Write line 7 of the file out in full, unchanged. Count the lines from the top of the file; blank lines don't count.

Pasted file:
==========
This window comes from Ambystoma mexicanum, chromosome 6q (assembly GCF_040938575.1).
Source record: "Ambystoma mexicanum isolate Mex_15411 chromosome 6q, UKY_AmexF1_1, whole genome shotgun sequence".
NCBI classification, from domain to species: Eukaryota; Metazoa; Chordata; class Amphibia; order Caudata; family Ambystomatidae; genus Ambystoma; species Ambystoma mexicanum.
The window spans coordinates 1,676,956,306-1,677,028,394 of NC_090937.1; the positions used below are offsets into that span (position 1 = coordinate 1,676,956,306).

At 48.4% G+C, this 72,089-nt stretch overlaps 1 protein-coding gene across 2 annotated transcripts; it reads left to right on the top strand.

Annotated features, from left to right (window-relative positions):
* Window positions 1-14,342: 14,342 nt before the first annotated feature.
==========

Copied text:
* Window positions 1-14,342: 14,342 nt before the first annotated feature.